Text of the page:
In recent decades, weather variables have been widely studied for their potential as early warning tools to fend off climate-sensitive infectious diseases such as dengue fever, malaria, and respiratory tract infections. However, very little information is available for using meteorological variables to predict clonorchiasis infection. In this study, we used ecological methodology to investigate clonorchiasis epidemiological features in the subtropical city of Guangzhou for the period of 2006–2012, and compared those with the climate factors, in an effort to assess the relationship between meteorological variables and clonorchiasis, and to assist public health prevention and control measures.
Clonorchiasis cases were obtained from NNDRS. In China, all cases of clonorchiasis were diagnosed according to the unified diagnostic criteria issued by Chinese Ministry of Health (MOH). The confirmation of diagnosis relies on 1) detecting clonorchis eggs in stool samples (Triple Kato-Katz thick smears), and/or 2) detecting worm-specific antibodies in serum samples or worm-specific antigens in serum or stool samples (ELISA or real-time PCR). Simultaneous meteorological data, including daily average temperature (in degrees Centigrade), relative humidity (as a percentage), atmospheric pressure (in hPa), wind velocity (in meters per second), sunshine (in hours) and rainfall (in millimeter) were obtained from the documentation of the Guangzhou Meteorological Bureau (GZMB). The weather data were measured at a fixed-site station located in the center district of Guangzhou. Meteorological instruments included barometers, pressure readings, thermometers, anemometers, actinometers, psychrometers, evaporimeters, and weather vanes, etc. The measurements of temperature, relative humidity, atmospheric pressure and wind velocity were usually taken every three hours before the daily average being calculated. However, for the sunshine and rainfall, the daily total was used.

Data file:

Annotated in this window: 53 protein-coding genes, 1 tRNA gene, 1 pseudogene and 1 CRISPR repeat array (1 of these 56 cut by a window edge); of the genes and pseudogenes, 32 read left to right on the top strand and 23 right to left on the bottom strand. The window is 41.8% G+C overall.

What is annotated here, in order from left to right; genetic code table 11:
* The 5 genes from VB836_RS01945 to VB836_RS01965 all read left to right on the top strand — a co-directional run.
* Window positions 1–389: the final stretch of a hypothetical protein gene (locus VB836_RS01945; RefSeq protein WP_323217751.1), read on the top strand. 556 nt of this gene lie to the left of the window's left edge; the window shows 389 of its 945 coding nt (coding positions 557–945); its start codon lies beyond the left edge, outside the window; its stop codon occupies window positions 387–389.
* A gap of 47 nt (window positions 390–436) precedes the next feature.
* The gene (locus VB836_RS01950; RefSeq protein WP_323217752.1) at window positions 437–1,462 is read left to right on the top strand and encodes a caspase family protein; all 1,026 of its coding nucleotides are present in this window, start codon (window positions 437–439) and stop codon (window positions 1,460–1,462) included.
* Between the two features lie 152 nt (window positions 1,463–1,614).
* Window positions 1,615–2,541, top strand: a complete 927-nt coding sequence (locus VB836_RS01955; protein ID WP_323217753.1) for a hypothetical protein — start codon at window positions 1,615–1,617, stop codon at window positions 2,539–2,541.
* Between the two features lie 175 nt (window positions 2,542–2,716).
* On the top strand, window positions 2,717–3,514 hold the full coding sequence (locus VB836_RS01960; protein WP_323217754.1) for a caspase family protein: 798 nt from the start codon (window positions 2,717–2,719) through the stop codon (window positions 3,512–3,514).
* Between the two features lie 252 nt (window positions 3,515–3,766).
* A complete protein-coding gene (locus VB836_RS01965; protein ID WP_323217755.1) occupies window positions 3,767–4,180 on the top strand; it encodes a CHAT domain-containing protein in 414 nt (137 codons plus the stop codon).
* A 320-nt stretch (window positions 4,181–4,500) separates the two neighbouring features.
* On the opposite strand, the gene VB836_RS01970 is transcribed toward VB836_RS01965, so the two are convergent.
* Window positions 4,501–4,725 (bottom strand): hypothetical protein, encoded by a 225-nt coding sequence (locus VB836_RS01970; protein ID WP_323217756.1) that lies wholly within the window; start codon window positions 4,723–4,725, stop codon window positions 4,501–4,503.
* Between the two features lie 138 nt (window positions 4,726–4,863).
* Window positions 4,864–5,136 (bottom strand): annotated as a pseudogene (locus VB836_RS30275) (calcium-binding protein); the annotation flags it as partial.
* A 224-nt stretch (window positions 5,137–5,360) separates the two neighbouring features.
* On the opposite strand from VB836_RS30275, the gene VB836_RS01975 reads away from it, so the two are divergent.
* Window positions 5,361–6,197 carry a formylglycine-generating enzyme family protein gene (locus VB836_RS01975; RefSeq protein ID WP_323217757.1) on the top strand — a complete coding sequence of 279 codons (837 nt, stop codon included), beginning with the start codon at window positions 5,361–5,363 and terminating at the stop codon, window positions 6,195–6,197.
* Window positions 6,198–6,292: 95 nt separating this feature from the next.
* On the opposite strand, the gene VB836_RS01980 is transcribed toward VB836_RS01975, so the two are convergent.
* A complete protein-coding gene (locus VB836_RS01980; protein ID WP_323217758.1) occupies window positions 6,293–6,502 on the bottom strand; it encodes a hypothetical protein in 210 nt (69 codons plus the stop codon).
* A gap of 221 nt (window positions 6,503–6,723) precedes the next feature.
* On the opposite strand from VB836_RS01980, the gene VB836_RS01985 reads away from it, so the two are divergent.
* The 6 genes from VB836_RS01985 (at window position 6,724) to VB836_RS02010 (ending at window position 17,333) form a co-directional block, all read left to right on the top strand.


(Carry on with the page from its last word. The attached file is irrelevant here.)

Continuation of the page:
Descriptive statistics (e.g. rate, proportion, mean and median) were used to describe the basic features of clonorchiasis confirmed cases in the study. A negative binomial multivariable regression was used to explore the relationship between meteorological variables and clonorchiasis. Negative binomial distribution is a Poisson distribution with an extra-dispersion term, the extra dispersion term acts as a random effect that subjects the Poisson means to additional variation that has a gamma distribution. Given the data were over-dispersed, we chose negative binomial distribution model rather than Poison model. The cases were clonorchiasis occurrence. Data were presented as the prevalence of clonorchiasis per 100,000 inhabitants grouped by month of onset. The meteorological variables were calculated by monthly average or aggregate. A preliminary analysis was conducted through Pearson’s correlation coefficient (‘r’) matrix within meteorological variables. Two separate negative binomial regression models were carried out: the first included average temperatures but no atmospheric pressure, while the second considered atmospheric pressure but no temperature. Both models included additionally relative humidity, wind velocity, sunshine, rainfall, and year as independent variables. In the final model, those variables with a P value of <0.05 in the preliminary model were included. To quantify the effects of meteorological variables, we computed the influences (eβ - 1), which correspond to the percent increase. The residual was checked using Pearson goodness of fit. The analyses were carried out with SAS (V.8.01, SAS Institute, Cary, New Jersey, USA).